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Common Softball Injuries

Common Softball Injuries
Common Softball Injuries

  Although it’s not a contact sport like football or hockey, softball can still take a toll on the body for all who play. Like all sports ailments, there are two types of injuries one can sustain by playing softball: overuse injuries, which occur over time due to stress on the muscles, joints, and soft tissues without proper time for healing; and acute or traumatic injuries, which occur due to sudden force or impact, and can be quite dramatic.

For those who partake in this American pastime at any level, here are some common injuries associated with the sport and what you can do to prevent them.



Shoulder injuries are the most common for softball players, especially for pitchers. Tendonitis, or inflammation of the tendons, is very common in the shoulder or rotator cuff.  Frozen shoulder, or adhesive capsulitis, causes a hindrance in shoulder motion. With any of these injuries can come general shoulder instability, in which the ball of the joint is not properly supported within the shoulder socket.

More serious shoulder injuries include shoulder separation or a torn rotator cuff.


Elbow injuries are also very common in softball players.  Golfer’s elbow and tennis elbow, which are caused by overuse, can both be very painful. These occur when the muscles of the arm and forearm continuously tear the tendons over time. Bursitis of the elbow is also common, and arises when the cushion between the skin and the bone, or bursa, becomes inflamed and fills with fluid.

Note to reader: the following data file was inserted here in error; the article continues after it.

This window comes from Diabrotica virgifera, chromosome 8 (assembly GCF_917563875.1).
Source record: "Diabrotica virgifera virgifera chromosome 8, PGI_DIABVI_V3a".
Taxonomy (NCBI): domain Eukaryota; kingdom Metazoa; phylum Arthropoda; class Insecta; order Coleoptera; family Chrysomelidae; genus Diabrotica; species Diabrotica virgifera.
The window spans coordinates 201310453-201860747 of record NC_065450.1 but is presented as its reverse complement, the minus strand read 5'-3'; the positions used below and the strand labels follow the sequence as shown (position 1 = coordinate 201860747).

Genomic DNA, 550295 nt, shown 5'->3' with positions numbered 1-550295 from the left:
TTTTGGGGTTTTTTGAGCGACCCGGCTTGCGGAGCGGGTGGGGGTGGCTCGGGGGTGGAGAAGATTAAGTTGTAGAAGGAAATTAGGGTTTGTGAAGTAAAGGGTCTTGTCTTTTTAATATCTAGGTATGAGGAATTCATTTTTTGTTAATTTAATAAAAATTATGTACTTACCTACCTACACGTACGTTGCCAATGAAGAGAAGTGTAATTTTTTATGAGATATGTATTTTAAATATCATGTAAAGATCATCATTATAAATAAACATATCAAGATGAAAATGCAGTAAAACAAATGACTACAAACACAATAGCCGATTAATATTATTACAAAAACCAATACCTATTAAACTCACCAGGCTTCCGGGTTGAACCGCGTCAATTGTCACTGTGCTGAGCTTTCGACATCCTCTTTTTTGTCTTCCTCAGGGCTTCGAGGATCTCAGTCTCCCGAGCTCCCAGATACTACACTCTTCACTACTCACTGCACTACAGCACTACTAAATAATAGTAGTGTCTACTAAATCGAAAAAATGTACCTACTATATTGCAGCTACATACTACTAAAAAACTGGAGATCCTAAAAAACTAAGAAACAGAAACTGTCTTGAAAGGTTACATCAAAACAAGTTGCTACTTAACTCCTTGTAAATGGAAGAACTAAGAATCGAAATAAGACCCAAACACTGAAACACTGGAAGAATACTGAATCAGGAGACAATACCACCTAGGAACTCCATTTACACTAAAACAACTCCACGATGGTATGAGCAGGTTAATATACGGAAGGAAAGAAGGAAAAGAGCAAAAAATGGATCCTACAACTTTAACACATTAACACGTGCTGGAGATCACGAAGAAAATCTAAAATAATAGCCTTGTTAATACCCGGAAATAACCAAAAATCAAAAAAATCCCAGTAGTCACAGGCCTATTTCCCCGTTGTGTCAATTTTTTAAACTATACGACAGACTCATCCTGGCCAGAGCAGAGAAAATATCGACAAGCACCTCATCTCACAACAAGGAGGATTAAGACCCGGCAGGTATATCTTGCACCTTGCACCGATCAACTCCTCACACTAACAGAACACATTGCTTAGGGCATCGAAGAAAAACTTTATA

Softball players can often find themselves with a sprained wrist or fractured fingers. In fact, any sport where players must throw and catch a ball increases the odds of wrist and hand injuries.


Back injuries are more common in catchers, who constantly squat over home plate, but like every other injury on this list, these can occur to anyone on the field. Common back overuse injuries include muscle strains and lower back pain. Generally the most severe traumatic back injuries are herniated disks, which are brought on by a sudden jolt to the spine.


Any sport involving sudden stops and starts puts you at risk for a knee injury. Although softball is not at the top of the list for knee injuries, players should watch out for ACL and MCL injuries. Tendonitis is also a foe of the knee, and can be brought about through overuse without proper support and rest.


While traumatic and acute injuries can’t always be avoided in softball, overuse injuries generally are. Here are some tips to keep you in the game:

  • Warm up properly by running, stretching and throwing at an incremental distance.
  • If you’re a pitcher, rotate your position.
  • Avoid pitching for more than one team in same season.
  • Do not play if you are in pain.
  • Don’t pitch in more than two consecutive games until age 13.
  • Don’t play year-round.
  • Train yourself with an emphasis on control, accuracy and well-balanced mechanics.
  • Be open and honest about how your body is feeling.
  • Only play if cleared by a medical professional.

Have fun out there, and remember: there’s no crying in softball!

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